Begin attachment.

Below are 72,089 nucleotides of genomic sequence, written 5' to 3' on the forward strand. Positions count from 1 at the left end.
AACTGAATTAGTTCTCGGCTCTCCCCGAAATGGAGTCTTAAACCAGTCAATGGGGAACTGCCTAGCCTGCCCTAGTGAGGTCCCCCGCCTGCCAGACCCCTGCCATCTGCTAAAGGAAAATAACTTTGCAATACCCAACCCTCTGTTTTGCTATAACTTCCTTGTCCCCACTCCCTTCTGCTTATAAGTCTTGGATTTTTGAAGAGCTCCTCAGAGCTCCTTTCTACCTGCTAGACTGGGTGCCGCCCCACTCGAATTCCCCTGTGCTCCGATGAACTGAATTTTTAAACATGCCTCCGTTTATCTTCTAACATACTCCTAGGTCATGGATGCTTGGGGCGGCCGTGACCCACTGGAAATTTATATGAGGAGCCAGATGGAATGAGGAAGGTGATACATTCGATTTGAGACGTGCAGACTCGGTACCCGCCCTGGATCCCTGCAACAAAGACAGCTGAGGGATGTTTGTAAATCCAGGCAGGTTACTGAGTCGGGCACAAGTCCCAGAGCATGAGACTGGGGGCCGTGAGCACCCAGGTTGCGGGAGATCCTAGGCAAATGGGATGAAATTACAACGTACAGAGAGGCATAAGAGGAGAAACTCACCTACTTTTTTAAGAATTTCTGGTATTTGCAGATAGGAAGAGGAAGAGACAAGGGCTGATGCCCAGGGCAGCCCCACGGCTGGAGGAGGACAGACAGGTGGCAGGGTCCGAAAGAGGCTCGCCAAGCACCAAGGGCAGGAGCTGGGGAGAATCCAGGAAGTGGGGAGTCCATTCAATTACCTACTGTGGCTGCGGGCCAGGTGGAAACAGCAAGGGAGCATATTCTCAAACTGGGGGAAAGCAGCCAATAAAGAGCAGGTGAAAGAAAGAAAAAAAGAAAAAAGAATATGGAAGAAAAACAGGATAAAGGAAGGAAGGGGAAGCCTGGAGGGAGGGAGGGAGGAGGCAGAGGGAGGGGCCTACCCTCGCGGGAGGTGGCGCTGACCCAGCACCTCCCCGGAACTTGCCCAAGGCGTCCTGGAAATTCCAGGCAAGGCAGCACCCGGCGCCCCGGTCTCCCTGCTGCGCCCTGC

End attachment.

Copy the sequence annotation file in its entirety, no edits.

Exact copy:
Below are 72,089 nucleotides of genomic sequence, written 5' to 3' on the forward strand. Positions count from 1 at the left end.
AACTGAATTAGTTCTCGGCTCTCCCCGAAATGGAGTCTTAAACCAGTCAATGGGGAACTGCCTAGCCTGCCCTAGTGAGGTCCCCCGCCTGCCAGACCCCTGCCATCTGCTAAAGGAAAATAACTTTGCAATACCCAACCCTCTGTTTTGCTATAACTTCCTTGTCCCCACTCCCTTCTGCTTATAAGTCTTGGATTTTTGAAGAGCTCCTCAGAGCTCCTTTCTACCTGCTAGACTGGGTGCCGCCCCACTCGAATTCCCCTGTGCTCCGATGAACTGAATTTTTAAACATGCCTCCGTTTATCTTCTAACATACTCCTAGGTCATGGATGCTTGGGGCGGCCGTGACCCACTGGAAATTTATATGAGGAGCCAGATGGAATGAGGAAGGTGATACATTCGATTTGAGACGTGCAGACTCGGTACCCGCCCTGGATCCCTGCAACAAAGACAGCTGAGGGATGTTTGTAAATCCAGGCAGGTTACTGAGTCGGGCACAAGTCCCAGAGCATGAGACTGGGGGCCGTGAGCACCCAGGTTGCGGGAGATCCTAGGCAAATGGGATGAAATTACAACGTACAGAGAGGCATAAGAGGAGAAACTCACCTACTTTTTTAAGAATTTCTGGTATTTGCAGATAGGAAGAGGAAGAGACAAGGGCTGATGCCCAGGGCAGCCCCACGGCTGGAGGAGGACAGACAGGTGGCAGGGTCCGAAAGAGGCTCGCCAAGCACCAAGGGCAGGAGCTGGGGAGAATCCAGGAAGTGGGGAGTCCATTCAATTACCTACTGTGGCTGCGGGCCAGGTGGAAACAGCAAGGGAGCATATTCTCAAACTGGGGGAAAGCAGCCAATAAAGAGCAGGTGAAAGAAAGAAAAAAAGAAAAAAGAATATGGAAGAAAAACAGGATAAAGGAAGGAAGGGGAAGCCTGGAGGGAGGGAGGGAGGAGGCAGAGGGAGGGGCCTACCCTCGCGGGAGGTGGCGCTGACCCAGCACCTCCCCGGAACTTGCCCAAGGCGTCCTGGAAATTCCAGGCAAGGCAGCACCCGGCGCCCCGGTCTCCCTGCTGCGCCCTGC